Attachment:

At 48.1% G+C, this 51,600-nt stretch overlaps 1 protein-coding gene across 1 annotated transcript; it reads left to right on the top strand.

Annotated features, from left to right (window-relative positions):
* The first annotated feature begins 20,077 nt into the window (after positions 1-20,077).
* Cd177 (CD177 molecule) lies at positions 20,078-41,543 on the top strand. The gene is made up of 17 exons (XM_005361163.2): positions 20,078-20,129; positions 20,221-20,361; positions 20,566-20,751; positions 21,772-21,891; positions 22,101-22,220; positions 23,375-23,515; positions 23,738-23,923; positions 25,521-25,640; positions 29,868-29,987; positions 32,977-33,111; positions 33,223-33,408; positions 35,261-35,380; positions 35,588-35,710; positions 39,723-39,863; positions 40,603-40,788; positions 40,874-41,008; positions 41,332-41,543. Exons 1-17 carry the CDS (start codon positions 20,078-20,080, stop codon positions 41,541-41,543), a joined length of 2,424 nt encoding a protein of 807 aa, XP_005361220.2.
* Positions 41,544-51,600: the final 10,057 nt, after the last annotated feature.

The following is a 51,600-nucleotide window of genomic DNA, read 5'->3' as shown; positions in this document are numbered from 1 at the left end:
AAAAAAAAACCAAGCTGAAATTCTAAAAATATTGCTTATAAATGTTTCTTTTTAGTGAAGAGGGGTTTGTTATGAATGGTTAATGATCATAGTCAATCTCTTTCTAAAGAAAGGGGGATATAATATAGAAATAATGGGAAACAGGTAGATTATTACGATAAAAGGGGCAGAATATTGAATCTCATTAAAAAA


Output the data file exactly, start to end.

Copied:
At 48.1% G+C, this 51,600-nt stretch overlaps 1 protein-coding gene across 1 annotated transcript; it reads left to right on the top strand.

Annotated features, from left to right (window-relative positions):
* The first annotated feature begins 20,077 nt into the window (after positions 1-20,077).
* Cd177 (CD177 molecule) lies at positions 20,078-41,543 on the top strand. The gene is made up of 17 exons (XM_005361163.2): positions 20,078-20,129; positions 20,221-20,361; positions 20,566-20,751; positions 21,772-21,891; positions 22,101-22,220; positions 23,375-23,515; positions 23,738-23,923; positions 25,521-25,640; positions 29,868-29,987; positions 32,977-33,111; positions 33,223-33,408; positions 35,261-35,380; positions 35,588-35,710; positions 39,723-39,863; positions 40,603-40,788; positions 40,874-41,008; positions 41,332-41,543. Exons 1-17 carry the CDS (start codon positions 20,078-20,080, stop codon positions 41,541-41,543), a joined length of 2,424 nt encoding a protein of 807 aa, XP_005361220.2.
* Positions 41,544-51,600: the final 10,057 nt, after the last annotated feature.

The following is a 51,600-nucleotide window of genomic DNA, read 5'->3' as shown; positions in this document are numbered from 1 at the left end:
AAAAAAAAACCAAGCTGAAATTCTAAAAATATTGCTTATAAATGTTTCTTTTTAGTGAAGAGGGGTTTGTTATGAATGGTTAATGATCATAGTCAATCTCTTTCTAAAGAAAGGGGGATATAATATAGAAATAATGGGAAACAGGTAGATTATTACGATAAAAGGGGCAGAATATTGAATCTCATTAAAAAA